Cody Parkey may be the most hated man in Chicago. The criticism from Bears fans has poured in from the moment his missed the potential game-winning kick against the Philadelphia Eagles, and it’s going to be hard for him to shake this one off.
As he was leaving the field after the game, the boos rained down on him, as if he didn’t already feel bad enough.
It’s hard not to feel a little bad for Parkey. One missed kick in a critical moment will define his reputation among Bears fans, despite hitting three field goals earlier in the game.
He’s been a disappointment since signing his four-year, $15 million contract, but general manager Ryan Pace can’t get out of it very easily at this point.
If the Bears released him this offseason, they would lose just over a million dollars in cap space because of the guaranteed money still owed to him on the contract.
So boo him all you want, Bears fans, but you’re likely stuck with him for at least another season.
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Chicago Bears general manager Ryan Pace has a good eye for talent in the later rounds of the NFL Draft. He nailed picks like Eddie Jackson (fourth round), Jordan Howard (fifth round) and Adrian Amos (fifth round) over the years, and the hope is that one of his Day 3 picks in 2020 will continue that trend.
One player who has a chance to exceed his draft slot is Georgia Southern cornerback, Kindle Vildor, who Pace selected in the fifth round of April's draft. He was recently named the Bears' rookie who could be a surprise gem in 2020.
"We stress confidence when we talk about the corner position," general manager Ryan Pace told reporters. "And [Vildor] definitely has that confidence and that playing demeanor that we look for. A skill set that also translates well to special teams, which is going to be important especially in the early part of his development."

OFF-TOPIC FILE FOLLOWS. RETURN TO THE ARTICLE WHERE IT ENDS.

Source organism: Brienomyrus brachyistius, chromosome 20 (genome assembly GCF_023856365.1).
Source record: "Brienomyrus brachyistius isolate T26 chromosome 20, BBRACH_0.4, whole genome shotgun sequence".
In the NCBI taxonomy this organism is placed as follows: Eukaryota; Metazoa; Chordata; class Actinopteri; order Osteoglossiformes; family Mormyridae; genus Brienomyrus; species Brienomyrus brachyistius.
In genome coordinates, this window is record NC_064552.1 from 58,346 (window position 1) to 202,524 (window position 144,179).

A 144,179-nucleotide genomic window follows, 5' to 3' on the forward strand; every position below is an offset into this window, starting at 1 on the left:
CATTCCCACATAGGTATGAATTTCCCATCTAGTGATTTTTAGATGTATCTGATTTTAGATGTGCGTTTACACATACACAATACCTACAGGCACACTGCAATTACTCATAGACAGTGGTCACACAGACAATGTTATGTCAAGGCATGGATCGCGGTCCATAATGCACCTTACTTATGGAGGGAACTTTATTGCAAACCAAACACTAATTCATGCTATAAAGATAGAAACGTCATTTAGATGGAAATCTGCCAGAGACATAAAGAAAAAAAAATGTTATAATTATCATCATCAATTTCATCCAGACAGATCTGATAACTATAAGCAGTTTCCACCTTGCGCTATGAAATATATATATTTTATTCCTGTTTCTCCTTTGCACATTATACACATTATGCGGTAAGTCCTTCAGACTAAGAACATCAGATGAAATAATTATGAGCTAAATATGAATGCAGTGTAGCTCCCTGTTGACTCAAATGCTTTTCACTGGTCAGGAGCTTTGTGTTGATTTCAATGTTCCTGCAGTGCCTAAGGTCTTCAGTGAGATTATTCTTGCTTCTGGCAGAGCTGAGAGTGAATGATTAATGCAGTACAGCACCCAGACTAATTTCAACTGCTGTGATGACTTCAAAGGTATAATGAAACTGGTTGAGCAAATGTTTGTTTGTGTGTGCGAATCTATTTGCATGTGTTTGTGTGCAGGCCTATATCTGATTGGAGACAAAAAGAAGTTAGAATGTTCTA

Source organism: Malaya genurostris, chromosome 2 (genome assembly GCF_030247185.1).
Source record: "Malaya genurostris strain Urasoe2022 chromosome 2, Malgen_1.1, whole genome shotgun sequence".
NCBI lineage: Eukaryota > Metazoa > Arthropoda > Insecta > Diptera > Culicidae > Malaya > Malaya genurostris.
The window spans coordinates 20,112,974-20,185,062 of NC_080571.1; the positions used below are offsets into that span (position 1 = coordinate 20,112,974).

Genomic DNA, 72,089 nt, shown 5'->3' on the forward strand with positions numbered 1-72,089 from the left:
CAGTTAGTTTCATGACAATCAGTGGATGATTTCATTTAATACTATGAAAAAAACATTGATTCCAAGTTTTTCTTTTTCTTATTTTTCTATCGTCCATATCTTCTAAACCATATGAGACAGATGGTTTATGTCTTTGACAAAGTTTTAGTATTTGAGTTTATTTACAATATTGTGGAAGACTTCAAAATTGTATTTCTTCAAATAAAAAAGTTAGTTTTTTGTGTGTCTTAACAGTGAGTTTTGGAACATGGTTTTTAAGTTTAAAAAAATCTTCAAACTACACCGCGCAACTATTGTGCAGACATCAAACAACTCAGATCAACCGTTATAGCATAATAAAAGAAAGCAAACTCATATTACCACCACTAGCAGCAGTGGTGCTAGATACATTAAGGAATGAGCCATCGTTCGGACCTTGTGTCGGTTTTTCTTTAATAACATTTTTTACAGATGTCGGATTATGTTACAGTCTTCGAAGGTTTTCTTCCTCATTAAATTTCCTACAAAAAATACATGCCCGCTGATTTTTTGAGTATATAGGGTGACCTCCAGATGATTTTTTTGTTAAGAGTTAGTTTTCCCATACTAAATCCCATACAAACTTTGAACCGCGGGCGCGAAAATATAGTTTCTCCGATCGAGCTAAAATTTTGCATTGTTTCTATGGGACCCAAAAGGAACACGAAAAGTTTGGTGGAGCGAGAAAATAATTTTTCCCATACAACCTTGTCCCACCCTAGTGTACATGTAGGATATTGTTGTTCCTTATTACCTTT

The two-time first-team All-Sun Belt performer will have to beat out a few veterans for reps, but his man-coverage and ball skills should fit favorably in the Bears' defensive scheme.
While most of the post-draft attention has been paid to another Bears rookie cornerback, second-round pick Jaylon Johnson, Vildor has a chance to earn significant playing time as a rookie. Only Kyle Fuller is assured a starting job at this point, and while Vildor faces an uphill battle to unseat Buster Skrine for reps, there's no reason to bet against him. Pace has always been a proponent of competition breeding the best results and if Vildor rises to the occasion, the Bears will waste little time inserting him into the lineup.
Vildor ended his college career with 94 tackles, nine interceptions and 25 passes defended.
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Good news, Madden fans: you can officially continue spending $80 to complain about how the game hasn't been good in years.
According to Darren Rovell, the NFL and EA Sports have agreed to a 5-year extension:
Rovell says his sources have told him that, 'the deal is worth at least $1 billion to the NFL and $500 million to the players. The deal also includes at least $500 million in marketing commitments over the years.'
Congrats to everyone involved! Now more than ever, football fans need some good news. There's no tradition as timeless as throwing controllers through TVs and against walls when your friend runs four verticals with a Y skinny post over and over and over again. Madden exists solely to allow people cover to yell at the TV without the presence of, like, a real reason. What would we do without it?